10. Dittus, P. J., & Jaccard, J. (2000). Adolescents’ perceptions of maternal disapproval of sex: Relationship to sexual outcomes. Journal of Adolescent Health, 26, 268–278.PubMedCrossRefGoogle Scholar
  11. Dittus, P. J., Jaccard, J., & Gordon, V. V. (1999). Direct and nondirect communication of maternal beliefs to adolescents: Adolescent motivations for premarital sexual activity. Journal of Applied Social Psychology, 29, 1927–1963.CrossRefGoogle Scholar
  12. Downie, J., & Coates, R. (1999). The impact of gender on parent–child sexuality communication: Has anything changed? Sexual & Marital Therapy, 14, 109–121.Google Scholar
  13. Dugan, T. M., & Meyer-Bahlburg, H. F. L. (2003). A training program for sex research interviewers. In D. di Mauro, G. Herdt, & R. Parker (Eds.), Handbook of sexuality research training initiatives (pp. 80–92). New York: Social Science Research Council.Google Scholar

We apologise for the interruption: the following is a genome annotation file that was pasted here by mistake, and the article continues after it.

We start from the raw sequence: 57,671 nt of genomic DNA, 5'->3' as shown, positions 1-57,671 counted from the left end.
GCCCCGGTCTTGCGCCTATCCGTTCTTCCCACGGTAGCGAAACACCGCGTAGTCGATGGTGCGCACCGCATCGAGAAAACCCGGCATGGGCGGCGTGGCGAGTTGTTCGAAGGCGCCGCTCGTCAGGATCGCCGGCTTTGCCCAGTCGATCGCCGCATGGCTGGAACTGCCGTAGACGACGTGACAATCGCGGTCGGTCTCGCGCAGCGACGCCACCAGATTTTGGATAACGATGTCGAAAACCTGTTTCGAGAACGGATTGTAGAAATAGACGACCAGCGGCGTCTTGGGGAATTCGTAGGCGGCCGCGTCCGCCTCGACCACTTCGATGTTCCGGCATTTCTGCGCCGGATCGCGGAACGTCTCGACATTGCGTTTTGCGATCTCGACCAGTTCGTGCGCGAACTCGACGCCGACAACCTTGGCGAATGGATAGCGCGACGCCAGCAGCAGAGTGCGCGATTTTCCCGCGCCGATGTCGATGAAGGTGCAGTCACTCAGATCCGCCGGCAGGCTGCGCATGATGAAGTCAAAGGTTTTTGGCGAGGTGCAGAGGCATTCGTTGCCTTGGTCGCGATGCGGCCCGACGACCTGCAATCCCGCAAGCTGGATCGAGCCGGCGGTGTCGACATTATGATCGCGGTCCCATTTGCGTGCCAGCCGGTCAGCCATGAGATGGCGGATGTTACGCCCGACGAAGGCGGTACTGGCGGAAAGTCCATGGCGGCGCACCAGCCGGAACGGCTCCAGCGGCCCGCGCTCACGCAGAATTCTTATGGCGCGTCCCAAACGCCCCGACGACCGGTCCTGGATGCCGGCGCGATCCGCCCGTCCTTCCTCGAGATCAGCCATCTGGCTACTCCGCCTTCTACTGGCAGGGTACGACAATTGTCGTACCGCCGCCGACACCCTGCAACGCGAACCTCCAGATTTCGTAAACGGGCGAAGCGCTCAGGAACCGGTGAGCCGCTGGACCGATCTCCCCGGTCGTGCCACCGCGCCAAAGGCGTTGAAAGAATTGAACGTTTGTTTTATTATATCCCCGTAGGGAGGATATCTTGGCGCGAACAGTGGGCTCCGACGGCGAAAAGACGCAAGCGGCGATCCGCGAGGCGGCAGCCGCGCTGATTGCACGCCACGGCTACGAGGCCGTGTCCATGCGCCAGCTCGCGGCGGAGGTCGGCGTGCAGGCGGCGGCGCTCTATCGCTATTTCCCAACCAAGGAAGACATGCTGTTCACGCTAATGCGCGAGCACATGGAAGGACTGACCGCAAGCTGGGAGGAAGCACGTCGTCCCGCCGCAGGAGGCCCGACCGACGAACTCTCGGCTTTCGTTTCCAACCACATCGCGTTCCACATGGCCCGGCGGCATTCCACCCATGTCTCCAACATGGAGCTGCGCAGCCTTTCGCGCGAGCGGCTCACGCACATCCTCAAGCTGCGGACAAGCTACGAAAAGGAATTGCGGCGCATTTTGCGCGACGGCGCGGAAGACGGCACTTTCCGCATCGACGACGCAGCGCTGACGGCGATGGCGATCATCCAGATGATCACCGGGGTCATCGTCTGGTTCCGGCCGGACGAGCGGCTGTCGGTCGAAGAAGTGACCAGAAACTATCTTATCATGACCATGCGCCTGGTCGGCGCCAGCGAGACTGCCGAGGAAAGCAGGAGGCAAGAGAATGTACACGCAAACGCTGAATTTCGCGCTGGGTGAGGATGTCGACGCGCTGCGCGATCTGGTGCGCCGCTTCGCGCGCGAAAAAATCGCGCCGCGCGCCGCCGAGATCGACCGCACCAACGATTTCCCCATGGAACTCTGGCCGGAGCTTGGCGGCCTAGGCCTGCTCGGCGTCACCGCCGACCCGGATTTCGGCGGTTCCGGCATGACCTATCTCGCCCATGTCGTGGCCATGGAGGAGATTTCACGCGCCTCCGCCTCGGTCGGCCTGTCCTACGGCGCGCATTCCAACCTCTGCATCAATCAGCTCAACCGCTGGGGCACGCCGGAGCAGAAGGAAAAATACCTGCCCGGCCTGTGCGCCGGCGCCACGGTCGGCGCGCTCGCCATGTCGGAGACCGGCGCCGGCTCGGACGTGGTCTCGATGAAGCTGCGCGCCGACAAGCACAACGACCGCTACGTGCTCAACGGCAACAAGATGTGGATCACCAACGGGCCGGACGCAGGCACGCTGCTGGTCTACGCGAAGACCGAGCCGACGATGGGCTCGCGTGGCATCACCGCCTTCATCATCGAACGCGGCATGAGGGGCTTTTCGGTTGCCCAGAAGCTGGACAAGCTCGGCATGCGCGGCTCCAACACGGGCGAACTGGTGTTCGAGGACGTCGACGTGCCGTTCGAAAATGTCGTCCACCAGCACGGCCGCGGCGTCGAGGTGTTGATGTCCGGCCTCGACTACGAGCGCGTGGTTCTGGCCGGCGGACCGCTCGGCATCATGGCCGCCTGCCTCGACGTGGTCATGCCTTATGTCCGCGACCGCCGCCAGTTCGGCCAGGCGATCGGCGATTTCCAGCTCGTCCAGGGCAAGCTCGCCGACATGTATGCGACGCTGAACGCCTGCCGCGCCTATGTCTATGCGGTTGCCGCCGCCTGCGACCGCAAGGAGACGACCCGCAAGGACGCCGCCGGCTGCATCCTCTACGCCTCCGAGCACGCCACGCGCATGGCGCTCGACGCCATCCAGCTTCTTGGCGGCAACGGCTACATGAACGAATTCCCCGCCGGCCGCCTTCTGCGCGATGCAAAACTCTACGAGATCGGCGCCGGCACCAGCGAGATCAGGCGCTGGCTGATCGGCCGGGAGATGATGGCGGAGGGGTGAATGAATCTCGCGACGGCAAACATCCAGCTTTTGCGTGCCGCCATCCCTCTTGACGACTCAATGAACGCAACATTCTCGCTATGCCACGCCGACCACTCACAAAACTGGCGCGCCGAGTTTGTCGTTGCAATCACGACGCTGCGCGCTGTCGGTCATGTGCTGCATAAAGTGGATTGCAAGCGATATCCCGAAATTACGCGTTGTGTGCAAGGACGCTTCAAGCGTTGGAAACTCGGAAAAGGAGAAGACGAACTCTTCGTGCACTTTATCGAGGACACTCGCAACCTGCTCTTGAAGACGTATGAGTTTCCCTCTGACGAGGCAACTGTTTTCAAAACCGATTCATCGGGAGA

14. Dutra, R., Miller, K., & Forehand, R. (1999). The process and content of sexual communication with adolescents in two-parent families: Associations with risk-taking behavior. AIDS and Behavior, 3, 59–66.CrossRefGoogle Scholar
  15. Fisher, T. D. (1986). An exploratory study of parent–child communication about sex and the attitudes of early, middle, and late adolescents. Journal of Genetic Psychology, 147, 543–557.PubMedCrossRefGoogle Scholar
  16. Forste, R., & Haas, D. W. (2002). The transition of adolescent males to first sexual intercourse: Anticipated or delayed? Perspectives on Sexual and Reproductive Health, 34, 184–190.PubMedCrossRefGoogle Scholar
  17. Fox, G. L., & Inazu, J. K. (1980). Mother–daughter communication about sex. Family Relations, 29, 347–352.CrossRefGoogle Scholar
  18. Hepburn, E. H. (1983). A three-level model of parent–daughter communication about sexual topics. Adolescence, 18, 523–534.Google Scholar
  19. Holtzman, D., & Rubinson, R. (1995). Parent and peer communication effects on AIDS-related behavior among U.S. high school students. Family Planning Perspectives, 27, 235–240, 268.Google Scholar